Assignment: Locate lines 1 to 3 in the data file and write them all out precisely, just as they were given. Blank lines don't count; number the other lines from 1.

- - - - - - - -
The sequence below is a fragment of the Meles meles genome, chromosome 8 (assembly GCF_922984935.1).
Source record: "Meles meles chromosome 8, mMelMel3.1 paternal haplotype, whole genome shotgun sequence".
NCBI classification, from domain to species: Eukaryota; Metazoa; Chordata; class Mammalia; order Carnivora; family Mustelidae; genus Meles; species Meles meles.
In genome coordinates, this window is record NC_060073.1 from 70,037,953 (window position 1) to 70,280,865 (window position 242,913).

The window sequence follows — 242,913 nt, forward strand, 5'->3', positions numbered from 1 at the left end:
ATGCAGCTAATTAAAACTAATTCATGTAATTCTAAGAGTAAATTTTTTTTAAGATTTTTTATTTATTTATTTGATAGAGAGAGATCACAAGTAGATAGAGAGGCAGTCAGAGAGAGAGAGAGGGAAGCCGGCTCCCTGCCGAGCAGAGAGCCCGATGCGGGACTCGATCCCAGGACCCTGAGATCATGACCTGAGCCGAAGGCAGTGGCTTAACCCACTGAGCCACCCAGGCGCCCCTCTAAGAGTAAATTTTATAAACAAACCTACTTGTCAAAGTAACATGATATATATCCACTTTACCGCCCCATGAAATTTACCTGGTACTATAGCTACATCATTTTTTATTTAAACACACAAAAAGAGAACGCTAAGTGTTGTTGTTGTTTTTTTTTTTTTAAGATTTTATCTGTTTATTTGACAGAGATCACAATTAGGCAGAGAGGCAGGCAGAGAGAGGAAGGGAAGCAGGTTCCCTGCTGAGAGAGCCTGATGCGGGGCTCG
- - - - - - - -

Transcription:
The sequence below is a fragment of the Meles meles genome, chromosome 8 (assembly GCF_922984935.1).
Source record: "Meles meles chromosome 8, mMelMel3.1 paternal haplotype, whole genome shotgun sequence".
NCBI classification, from domain to species: Eukaryota; Metazoa; Chordata; class Mammalia; order Carnivora; family Mustelidae; genus Meles; species Meles meles.